The Second Circuit today issued a Jacobson remand for the district court to explain how it decided that a person represented by the Federal Defenders office was still “non-indigent” under Section 2014(a). (See the summary order in United States v. Rosario). For those who haven’t encountered this issue yet, section 2014(a) is the “Justice for Victims Trafficking Act,” which mandates a $5,000 – rather than $100 – special assessment for any “non-indigent” person convicted of certain sex offenses. “Indigent” isn’t defined. Although there do seem to be some good proxies the court could use – qualification for appointed counsel or a determination that a fine is inappropriate – so far, the Circuit has offered little guidance. Maybe they will when Rosario comes back before the panel.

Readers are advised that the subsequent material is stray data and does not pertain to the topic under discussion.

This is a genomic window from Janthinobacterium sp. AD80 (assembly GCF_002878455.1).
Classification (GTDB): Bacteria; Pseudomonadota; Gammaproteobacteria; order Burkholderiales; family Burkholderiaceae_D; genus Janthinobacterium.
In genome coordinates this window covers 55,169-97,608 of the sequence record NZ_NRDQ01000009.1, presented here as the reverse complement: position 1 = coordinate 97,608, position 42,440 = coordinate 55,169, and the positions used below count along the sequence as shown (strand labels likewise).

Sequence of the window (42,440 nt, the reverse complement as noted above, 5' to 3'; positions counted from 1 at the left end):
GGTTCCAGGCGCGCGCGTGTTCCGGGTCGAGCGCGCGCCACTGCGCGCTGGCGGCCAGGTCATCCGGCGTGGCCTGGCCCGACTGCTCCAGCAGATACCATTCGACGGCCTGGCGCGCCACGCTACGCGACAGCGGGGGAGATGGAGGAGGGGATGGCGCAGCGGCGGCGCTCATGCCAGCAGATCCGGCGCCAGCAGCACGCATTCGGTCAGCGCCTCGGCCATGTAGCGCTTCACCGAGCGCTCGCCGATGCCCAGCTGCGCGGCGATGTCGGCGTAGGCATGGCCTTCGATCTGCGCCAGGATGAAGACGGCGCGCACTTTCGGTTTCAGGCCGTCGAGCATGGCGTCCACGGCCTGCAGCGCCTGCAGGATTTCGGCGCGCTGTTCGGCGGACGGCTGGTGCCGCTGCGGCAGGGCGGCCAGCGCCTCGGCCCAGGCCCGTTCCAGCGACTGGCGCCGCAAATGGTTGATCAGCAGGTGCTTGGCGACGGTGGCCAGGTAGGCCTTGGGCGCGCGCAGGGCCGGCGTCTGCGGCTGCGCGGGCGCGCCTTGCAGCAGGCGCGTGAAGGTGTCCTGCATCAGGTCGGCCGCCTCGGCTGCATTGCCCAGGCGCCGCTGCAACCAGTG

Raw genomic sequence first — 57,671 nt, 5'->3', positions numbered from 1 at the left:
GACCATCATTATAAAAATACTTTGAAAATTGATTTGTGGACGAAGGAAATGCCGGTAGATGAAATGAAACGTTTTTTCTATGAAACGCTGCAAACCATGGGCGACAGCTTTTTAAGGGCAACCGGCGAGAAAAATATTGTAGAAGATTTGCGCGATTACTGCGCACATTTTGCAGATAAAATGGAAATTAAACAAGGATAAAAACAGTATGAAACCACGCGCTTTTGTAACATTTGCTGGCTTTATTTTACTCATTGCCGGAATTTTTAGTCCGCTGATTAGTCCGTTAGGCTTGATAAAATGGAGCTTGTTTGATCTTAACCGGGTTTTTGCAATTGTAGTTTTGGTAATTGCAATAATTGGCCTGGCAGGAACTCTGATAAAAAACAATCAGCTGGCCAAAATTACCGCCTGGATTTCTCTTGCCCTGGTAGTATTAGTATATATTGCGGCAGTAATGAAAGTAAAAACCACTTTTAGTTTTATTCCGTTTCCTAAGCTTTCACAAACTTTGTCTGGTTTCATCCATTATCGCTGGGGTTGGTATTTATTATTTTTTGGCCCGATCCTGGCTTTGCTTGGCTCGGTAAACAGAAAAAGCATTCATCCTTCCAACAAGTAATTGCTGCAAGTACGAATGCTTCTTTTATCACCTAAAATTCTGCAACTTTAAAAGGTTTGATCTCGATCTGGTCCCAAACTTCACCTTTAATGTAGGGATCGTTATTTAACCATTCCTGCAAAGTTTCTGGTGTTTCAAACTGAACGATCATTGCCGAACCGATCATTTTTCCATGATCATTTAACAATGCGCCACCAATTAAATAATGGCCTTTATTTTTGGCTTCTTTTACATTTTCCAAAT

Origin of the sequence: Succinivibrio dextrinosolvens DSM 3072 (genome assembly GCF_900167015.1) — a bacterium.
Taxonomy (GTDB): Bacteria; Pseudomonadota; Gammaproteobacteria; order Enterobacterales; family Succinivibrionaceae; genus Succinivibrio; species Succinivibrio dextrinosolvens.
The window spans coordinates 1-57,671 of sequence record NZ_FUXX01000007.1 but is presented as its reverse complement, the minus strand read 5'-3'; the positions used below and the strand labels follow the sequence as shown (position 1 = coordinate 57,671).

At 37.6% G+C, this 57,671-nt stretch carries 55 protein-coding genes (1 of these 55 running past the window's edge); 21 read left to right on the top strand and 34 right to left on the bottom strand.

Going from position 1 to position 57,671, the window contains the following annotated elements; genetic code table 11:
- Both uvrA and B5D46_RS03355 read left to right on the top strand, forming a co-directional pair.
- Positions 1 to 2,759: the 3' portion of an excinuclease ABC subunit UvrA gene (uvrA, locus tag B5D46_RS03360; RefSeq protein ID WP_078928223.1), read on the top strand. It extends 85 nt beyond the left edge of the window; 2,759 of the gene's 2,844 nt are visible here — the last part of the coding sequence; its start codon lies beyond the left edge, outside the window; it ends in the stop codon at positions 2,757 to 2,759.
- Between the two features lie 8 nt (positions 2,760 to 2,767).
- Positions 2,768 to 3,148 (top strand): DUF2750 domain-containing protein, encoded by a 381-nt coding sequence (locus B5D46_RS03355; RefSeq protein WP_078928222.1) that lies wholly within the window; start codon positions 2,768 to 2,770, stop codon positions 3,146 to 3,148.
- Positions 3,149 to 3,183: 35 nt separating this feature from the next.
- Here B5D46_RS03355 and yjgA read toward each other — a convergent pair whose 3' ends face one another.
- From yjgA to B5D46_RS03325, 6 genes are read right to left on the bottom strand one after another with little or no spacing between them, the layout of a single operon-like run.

In the meantime, object to the $5,000 special assessment if you have any argument your client is indigent. It may seem like a small thing, but when every phone call, email, and purchase of sweatpants costs money in prison, not having to pay a large special assessment from commissary can make a real difference!